- If you are taking the MCAT for the first time, take a full-length practice examination. However, do not take it in one day—take two sections a day. Think of this test as your baseline assessment—an exercise during which you gather information about the subjects in which you excel, the amount of time it takes you to answer questions, and the type of questions you get wrong. In addition to lowering the stress of thinking: “This test will determine my life choices,” using this strategy provides you with a study guide for the next assessment.
- First, take the test without time limits. For each section, write down where you are when the time limit is up. If you aren’t finished with the section, complete the remaining questions, and again write the time. Divide the number of questions by the total time it took to finish the section. Estimate the time per question. If you run out of time in any section, check your fatigue level. Perhaps you need minibreaks during test-taking.
- Gather your study resources and use only one or two sets of materials. Students often buy multiple test banks and guides, but then feel overwhelmed. Jumping from one text or practice book to another will not be helpful.
- Prioritize the topics you need to study.
- Outline and schedule subtopics to study, leaving one week for review.
- Keep in mind that as fatigue and worry increase, your ability to focus, learn, and remember decreases. Schedule time for ample sleep, exercise, nutrition, and safe social interaction. Manage your worries, and set reasonable goals and schedules. Find a quiet, non-distracting study location, follow a warm-up routine (deep breaths and body stretches), and plan for breaks every hour or so. Timing apps (http://www.tomatotimers.com/) provide a structured way to stay on schedule and take breaks.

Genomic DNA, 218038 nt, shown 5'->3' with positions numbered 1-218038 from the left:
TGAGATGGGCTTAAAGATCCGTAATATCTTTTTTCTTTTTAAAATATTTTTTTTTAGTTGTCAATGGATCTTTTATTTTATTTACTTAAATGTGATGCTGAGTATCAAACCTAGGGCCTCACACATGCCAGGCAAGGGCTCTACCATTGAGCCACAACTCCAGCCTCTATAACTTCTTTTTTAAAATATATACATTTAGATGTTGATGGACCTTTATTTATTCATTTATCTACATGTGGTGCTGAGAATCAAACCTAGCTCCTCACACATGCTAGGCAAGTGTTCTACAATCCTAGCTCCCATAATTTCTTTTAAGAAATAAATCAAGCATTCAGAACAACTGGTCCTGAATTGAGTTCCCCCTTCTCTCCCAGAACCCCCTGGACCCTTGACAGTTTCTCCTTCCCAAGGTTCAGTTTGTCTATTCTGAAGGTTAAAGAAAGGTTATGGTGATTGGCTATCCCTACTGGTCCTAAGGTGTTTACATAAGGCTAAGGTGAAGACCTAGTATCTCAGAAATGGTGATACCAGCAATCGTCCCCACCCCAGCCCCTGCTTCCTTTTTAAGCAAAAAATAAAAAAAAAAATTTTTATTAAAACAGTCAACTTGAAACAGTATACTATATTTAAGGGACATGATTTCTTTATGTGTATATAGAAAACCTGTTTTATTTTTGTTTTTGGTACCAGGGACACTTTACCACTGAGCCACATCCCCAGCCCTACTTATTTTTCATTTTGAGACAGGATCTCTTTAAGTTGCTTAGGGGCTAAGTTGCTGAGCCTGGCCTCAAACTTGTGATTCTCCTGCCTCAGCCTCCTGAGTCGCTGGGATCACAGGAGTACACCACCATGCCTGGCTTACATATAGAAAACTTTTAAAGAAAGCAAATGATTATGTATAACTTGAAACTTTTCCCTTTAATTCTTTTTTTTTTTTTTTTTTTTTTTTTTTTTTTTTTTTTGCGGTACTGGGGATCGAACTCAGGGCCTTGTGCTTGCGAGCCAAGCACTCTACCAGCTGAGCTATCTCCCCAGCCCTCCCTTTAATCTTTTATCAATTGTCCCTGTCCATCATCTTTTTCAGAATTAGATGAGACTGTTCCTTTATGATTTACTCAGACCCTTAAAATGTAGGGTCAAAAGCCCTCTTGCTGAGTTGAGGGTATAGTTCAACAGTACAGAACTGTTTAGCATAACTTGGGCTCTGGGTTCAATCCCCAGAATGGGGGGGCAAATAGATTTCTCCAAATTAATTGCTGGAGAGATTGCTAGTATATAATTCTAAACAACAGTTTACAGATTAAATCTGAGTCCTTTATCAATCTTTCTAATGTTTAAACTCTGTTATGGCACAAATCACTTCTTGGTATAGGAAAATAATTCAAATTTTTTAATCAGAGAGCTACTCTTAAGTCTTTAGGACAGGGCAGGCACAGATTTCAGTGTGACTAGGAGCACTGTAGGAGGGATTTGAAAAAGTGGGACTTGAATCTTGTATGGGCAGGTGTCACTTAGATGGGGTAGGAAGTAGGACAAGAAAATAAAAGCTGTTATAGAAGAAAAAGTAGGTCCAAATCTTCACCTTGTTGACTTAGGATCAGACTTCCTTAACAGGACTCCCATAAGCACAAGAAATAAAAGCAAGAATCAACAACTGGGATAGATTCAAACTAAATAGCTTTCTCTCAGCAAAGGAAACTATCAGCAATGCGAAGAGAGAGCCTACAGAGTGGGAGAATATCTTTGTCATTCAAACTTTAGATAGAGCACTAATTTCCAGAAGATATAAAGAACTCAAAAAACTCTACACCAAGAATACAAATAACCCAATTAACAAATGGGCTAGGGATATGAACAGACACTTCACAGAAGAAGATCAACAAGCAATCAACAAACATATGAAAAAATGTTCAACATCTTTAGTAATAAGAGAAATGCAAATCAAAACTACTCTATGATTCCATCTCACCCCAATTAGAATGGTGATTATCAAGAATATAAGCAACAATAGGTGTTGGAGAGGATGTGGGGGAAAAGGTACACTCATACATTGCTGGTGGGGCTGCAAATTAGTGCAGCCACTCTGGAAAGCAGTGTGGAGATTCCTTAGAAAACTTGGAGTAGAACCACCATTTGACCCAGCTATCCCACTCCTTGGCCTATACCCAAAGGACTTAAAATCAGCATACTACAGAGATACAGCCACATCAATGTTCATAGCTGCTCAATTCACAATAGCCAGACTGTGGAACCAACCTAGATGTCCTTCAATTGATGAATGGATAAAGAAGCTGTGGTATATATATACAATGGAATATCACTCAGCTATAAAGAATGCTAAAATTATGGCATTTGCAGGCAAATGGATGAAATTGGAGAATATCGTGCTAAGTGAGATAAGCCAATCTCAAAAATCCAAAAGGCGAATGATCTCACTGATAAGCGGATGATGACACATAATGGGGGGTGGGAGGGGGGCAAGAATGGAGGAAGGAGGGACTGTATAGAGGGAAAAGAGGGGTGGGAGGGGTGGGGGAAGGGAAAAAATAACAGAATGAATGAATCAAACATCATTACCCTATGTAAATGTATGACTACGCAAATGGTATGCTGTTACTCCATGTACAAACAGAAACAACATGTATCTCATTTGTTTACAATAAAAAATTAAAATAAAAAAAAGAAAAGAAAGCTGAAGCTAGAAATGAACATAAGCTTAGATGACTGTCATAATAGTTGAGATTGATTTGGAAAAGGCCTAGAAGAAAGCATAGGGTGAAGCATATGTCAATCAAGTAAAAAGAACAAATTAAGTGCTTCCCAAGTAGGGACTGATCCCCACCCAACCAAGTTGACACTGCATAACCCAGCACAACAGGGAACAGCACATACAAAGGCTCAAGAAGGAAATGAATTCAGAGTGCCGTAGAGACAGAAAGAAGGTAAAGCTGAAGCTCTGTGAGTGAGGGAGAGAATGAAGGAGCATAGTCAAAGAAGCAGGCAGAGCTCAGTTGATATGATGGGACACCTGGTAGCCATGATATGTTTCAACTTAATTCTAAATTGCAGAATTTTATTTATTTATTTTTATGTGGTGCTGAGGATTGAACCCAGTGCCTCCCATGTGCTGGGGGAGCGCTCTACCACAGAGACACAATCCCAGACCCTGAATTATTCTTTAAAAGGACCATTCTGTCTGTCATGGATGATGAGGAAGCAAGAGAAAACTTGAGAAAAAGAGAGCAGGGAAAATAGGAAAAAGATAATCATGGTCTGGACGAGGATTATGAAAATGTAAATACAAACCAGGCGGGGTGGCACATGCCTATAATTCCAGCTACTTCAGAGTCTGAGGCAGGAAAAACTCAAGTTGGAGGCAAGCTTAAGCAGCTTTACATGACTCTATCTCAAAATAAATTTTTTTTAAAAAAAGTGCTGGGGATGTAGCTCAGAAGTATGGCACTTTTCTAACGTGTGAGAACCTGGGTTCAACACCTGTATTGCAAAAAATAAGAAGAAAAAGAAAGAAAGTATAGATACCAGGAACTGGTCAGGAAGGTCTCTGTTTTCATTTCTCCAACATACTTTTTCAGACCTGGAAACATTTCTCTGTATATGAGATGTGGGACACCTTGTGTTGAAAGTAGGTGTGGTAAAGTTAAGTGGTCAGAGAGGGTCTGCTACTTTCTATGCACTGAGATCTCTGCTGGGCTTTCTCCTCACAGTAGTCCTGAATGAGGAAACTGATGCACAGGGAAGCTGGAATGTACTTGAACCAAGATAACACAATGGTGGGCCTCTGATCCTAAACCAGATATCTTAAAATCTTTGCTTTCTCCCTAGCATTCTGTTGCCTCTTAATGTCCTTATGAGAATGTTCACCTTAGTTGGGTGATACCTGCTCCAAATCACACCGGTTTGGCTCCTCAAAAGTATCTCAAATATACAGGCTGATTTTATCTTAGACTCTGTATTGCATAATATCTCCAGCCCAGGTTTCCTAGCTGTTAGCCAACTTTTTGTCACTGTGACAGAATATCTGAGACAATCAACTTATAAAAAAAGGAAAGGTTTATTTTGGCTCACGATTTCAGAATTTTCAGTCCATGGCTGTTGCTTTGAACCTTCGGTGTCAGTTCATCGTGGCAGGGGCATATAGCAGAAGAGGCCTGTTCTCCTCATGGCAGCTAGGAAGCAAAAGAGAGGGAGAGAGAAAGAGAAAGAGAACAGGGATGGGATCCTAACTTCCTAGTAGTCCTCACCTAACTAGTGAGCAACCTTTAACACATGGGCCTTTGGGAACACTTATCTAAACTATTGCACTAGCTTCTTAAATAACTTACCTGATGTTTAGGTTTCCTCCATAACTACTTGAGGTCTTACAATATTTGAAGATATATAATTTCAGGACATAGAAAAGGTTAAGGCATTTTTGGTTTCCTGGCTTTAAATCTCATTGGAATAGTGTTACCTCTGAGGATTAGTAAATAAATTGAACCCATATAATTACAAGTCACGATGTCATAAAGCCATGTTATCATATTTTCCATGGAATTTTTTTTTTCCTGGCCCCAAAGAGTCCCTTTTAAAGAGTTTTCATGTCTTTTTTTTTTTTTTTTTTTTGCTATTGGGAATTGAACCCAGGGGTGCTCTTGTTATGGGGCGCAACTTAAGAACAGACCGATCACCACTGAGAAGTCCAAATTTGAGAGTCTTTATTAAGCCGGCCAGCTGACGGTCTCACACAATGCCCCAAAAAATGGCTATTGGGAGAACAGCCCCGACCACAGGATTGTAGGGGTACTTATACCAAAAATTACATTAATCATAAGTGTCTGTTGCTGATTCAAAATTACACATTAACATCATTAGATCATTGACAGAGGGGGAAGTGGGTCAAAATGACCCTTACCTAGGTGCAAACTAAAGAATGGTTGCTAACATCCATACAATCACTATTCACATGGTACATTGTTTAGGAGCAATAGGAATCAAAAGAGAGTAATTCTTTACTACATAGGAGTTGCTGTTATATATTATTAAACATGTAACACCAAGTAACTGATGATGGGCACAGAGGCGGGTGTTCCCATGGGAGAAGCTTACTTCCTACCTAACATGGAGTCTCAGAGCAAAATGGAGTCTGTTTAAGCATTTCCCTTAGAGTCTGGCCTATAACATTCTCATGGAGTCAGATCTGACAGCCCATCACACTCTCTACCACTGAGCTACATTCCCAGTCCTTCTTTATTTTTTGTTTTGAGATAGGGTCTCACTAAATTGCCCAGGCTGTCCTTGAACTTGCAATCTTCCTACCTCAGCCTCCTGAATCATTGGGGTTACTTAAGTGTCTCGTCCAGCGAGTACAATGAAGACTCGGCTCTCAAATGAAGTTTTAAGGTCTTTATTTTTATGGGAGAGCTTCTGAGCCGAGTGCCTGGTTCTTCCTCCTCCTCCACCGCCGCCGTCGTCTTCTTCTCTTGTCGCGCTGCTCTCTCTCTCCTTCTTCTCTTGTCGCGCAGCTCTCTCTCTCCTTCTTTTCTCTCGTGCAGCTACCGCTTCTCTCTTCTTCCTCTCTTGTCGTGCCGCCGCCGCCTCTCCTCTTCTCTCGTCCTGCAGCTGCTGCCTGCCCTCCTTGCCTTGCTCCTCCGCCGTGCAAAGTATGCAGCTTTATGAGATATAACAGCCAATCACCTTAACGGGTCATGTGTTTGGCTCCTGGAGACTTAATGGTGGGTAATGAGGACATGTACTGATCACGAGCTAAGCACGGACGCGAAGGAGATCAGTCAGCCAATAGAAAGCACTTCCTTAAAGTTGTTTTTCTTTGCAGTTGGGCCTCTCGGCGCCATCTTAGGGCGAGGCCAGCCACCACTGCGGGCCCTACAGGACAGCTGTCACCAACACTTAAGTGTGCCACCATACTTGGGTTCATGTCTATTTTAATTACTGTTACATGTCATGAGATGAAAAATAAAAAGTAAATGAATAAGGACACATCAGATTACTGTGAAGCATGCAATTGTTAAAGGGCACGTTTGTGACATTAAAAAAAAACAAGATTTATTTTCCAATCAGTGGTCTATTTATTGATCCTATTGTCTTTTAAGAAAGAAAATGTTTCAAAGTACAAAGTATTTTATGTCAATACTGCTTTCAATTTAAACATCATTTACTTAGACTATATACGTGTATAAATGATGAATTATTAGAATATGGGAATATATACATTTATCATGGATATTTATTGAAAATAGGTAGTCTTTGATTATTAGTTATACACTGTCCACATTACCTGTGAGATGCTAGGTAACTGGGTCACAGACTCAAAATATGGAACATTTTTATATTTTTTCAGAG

- Use coping strategies to manage stress and anxiety related to both the coronavirus and the exam.
- Identify an online study partner or supportive person.
- Hire a tutor or find a mentor to explain topics you do not understand, following social-distancing guidelines.
- Gather information and tips from professional organizations (https://students-residents.aamc.org/applying-medical-school/article/top-10-tips-mcat-ecxaminees-test-day/) and commercial preparation businesses (https://magoosh.com/mcat/what-to-do-if-your-mcat-study-plans-have-been-disrupted/). For other tips about preparing for and taking tests, go to https://managingyourmind.com/2017/04/10/licensing-and-certification-exams-test-preparation-courses/
Your goal is to study, take practice quizzes, and slowly increase your knowledge base. It is a step-by-step process. Preparing for high-stakes tests is never easy—and it’s even harder during a pandemic (and social unrest)—but you will benefit by using a systematic approach.
Expect ups and downs when you take practice tests or quizzes. Although you may begin your test-taking journey with low scores, studying effectively—and managing your time and stress—will lead to more in-depth learning and retention.
Finally, here is some advice from a great leader: “Success consists of going from failure to failure without loss of enthusiasm.” — Winston Churchill.